The many ways Carnival Cruise Lines is destroying the environment
Carnival Cruise Lines carries 22 percent of all the passengers who take cruises each year and has an annual revenue of $10.9 billion. It provides vacations for many families and groups that choose to travel to new ports of call around the world.
But while Carnival has been a huge success with both customers and shareholders, it isn’t a friend of the environment, as Friends of the Earth warns:
“Carnival companies — Princess Cruise Lines, Holland America, Carnival Cruise Lines, Cunard, Costa, and 4 others — are key polluters of our oceans and definitely not role models for other cruise lines like they claim to be. Although authorities have tried to hold these companies accountable, they continue to illegally pollute our environment and threaten the health of the communities they visit.”
The company is currently on a two-year probation, the result of a $40 million settlement it reached for illegally polluting the oceans with oily waste and then hiding it from regulators, which resulted in an obstruction of justice judgement.
But wastewater dumping is only one way Carnival is proving to be an enemy of the planet. They’ve also been caught dumping plastic into the ocean and polluting the air far in excess of federal regulations.
Since 2002, Carnival has been caught red-handed violating numerous environmental regulations:
“One of the worst recent violations committed by Carnival was the illegal discharge of graywater into Glacier Bay National Park in Alaska. According to court documents, Holland America’s Westerdam cruise ship illegally dumped 26,000 gallons of graywater into Glacier Bay National Park in Alaska in September 2018. Holland America was fined a mere $250 by Alaska authorities and did not immediately report the discharge to the Coast Guard like they are required to under federal law.”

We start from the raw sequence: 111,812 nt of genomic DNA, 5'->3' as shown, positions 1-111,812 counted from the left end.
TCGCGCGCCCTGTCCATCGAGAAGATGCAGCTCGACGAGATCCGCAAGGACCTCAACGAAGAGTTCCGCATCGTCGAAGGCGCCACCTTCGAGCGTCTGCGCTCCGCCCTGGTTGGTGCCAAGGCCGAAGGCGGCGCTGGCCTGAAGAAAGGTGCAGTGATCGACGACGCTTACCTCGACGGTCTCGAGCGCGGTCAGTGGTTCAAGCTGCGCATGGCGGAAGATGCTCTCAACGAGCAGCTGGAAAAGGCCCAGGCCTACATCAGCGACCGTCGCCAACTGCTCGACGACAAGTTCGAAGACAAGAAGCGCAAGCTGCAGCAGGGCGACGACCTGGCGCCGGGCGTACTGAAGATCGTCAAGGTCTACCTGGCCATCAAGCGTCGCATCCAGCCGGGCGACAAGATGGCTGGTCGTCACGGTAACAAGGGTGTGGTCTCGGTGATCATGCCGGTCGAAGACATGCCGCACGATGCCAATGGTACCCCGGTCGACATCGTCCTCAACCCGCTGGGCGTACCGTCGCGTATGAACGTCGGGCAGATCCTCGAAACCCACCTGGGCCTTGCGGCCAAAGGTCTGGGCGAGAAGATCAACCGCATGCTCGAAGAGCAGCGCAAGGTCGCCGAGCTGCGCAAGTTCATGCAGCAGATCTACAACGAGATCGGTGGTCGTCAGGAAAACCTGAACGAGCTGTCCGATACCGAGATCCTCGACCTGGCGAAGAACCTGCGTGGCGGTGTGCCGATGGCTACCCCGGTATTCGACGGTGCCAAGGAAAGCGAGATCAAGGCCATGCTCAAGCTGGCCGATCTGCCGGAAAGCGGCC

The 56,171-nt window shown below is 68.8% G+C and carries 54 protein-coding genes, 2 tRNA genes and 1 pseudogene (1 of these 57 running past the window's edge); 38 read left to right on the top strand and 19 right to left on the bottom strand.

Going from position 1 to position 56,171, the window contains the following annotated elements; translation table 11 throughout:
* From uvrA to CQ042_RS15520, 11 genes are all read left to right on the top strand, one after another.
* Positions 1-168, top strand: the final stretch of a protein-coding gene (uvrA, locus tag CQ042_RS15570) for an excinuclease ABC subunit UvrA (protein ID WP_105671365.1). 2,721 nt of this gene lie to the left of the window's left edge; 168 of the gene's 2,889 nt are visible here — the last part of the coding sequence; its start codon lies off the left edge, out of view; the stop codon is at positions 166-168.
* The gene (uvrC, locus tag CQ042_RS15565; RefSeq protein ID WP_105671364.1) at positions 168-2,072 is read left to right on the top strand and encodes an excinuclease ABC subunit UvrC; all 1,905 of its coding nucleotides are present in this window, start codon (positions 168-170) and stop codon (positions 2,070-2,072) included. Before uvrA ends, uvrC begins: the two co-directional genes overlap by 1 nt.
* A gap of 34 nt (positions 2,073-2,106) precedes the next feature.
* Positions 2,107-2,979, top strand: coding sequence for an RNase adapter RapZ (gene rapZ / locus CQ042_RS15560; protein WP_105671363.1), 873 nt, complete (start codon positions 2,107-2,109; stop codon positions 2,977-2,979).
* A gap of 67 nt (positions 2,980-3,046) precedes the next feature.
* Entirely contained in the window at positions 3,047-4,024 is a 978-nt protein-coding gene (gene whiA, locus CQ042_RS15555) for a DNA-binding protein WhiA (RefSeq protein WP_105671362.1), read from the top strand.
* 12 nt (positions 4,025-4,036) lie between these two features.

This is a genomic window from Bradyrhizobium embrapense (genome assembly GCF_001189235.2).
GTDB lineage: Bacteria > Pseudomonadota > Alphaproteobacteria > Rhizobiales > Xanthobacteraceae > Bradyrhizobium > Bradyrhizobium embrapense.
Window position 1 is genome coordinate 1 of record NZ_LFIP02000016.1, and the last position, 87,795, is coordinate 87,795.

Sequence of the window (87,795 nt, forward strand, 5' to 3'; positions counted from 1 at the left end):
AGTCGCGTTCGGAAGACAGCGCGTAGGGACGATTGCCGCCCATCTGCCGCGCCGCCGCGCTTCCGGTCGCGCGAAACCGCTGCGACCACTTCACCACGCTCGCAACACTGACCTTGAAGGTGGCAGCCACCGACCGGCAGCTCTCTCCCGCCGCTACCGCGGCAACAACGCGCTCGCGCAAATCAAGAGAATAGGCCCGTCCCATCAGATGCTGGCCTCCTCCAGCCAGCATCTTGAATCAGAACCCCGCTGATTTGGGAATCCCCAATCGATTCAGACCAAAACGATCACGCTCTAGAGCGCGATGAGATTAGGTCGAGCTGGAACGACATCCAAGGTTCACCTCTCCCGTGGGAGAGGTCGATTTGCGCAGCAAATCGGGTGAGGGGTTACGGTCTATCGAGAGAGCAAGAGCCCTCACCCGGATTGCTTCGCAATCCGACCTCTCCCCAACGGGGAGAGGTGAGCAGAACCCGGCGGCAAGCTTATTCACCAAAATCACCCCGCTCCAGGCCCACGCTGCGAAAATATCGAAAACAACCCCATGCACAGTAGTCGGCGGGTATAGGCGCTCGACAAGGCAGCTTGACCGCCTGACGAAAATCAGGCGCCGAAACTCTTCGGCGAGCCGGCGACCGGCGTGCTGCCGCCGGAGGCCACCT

That minuscule fine of $250 is the equivalent of what a person would pay for incorrectly using a handicap placard on your car.
And Carnival is part of a much larger problem presented by the entire cruise ship industry, which is growing exponentially and will continue to pose a threat to the planet:
“The cruise industry continues to grow rapidly around the world; it is the fastest-growing category in the leisure travel market. The industry, including the biggest cruise companies Carnival, Royal Caribbean and Norwegian, has 50 new ships on order over the next 5 years, and an investment value of more than $51 billion. Carnival Corp. alone made $3.2 billion in profits last year. It is clear that the industry’s market keeps increasing. But the companies keep operating irresponsibly and failing to comply with environmental regulations, as well as actively hiding illegal behavior.”
Ironically, Carnival recently bragged about their commitment to the environment, claiming in a statement that “their environmental responsibility has been and continues to be top priority… our aspiration is to leave the places we touch even better than when we first arrived.”
Dumping oily pollution and plastics is not leaving a place better than you found it, and yet Carnival is paying no price for their reckless disregard for the law and Mother Earth.
Featured Image Via Wikimedia Commons